W3C home > Mailing lists > Public > www-style@w3.org > September 2015

Re: [css-display] Refactoring 'display', got a crazy idea

From: Simon Pieters <simonp@opera.com>
Date: Thu, 03 Sep 2015 11:11:53 +0200
To: "Tab Atkins Jr." <jackalmage@gmail.com>
Cc: "www-style list" <www-style@w3.org>, fantasai <fantasai.lists@inkedblade.net>
Message-ID: <op.x4dqh3eoidj3kv@simons-macbook-pro.local>
On Thu, 03 Sep 2015 00:07:16 +0200, Tab Atkins Jr. <jackalmage@gmail.com>  
wrote:

> On Mon, Aug 31, 2015 at 4:53 AM, Simon Pieters <simonp@opera.com> wrote:
>> On Fri, 08 May 2015 01:37:47 +0200, fantasai  
>> <fantasai.lists@inkedblade.net>
>> wrote:
>>> The term "flow" was taken from the HTML specs, where it indicates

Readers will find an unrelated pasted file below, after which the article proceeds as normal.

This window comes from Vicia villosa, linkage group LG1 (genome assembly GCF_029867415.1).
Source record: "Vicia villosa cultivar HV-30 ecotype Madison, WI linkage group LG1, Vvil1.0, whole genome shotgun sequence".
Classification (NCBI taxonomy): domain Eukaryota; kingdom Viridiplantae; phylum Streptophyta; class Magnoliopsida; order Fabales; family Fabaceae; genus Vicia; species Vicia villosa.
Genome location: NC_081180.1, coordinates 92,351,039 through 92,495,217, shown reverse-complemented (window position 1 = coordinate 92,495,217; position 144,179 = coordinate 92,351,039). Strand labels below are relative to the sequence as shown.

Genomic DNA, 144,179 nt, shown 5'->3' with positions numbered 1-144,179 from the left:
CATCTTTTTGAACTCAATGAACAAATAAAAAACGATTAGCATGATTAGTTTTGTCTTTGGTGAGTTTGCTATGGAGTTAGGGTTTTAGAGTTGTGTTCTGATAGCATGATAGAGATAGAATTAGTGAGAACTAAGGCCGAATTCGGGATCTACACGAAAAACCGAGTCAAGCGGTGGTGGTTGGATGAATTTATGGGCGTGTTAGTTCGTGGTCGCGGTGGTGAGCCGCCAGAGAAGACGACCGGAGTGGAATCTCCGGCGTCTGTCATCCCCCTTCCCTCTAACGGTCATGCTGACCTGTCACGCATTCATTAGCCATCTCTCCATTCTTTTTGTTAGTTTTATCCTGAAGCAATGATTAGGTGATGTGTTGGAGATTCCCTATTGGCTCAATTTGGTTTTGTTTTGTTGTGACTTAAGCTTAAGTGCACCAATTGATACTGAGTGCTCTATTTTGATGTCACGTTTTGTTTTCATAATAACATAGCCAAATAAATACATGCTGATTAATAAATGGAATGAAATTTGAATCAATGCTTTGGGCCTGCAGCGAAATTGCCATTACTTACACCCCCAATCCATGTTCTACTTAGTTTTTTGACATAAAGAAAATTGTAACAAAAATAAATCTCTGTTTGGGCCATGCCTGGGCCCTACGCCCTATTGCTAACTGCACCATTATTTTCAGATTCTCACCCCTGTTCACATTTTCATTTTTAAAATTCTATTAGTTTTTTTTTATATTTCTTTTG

>>> a mix of inline and block content. This is consistent with how
>>> CSS block containers accept a mix of inline and block content and
>>> format them together.
>>
>> So the HTML spec intentionally moved away from "inline" and "block"
>> terminology for its content models to avoid confusion with CSS  
>> 'display'. It
>> seems like a bad idea to repeat the same mistake.
>
> I'm not sure what you mean.  Can you elaborate?

HTML4 had the concepts "inline-level elements" and "block-level elements"  
to explain its content models, i.e. how elements are allowed to nest.

CSS has 'display:inline' and 'display:block' which are orthogonal to  
HTML's content models.

People got confused by the same names meaning different things in HTML and  
CSS. To solve this, HTML changed its terminology to "phrasing content" and  
"flow content".

By adding 'flow' to 'display', people will again be confused.

-- 
Simon Pieters
Opera Software
Received on Thursday, 3 September 2015 09:12:30 UTC

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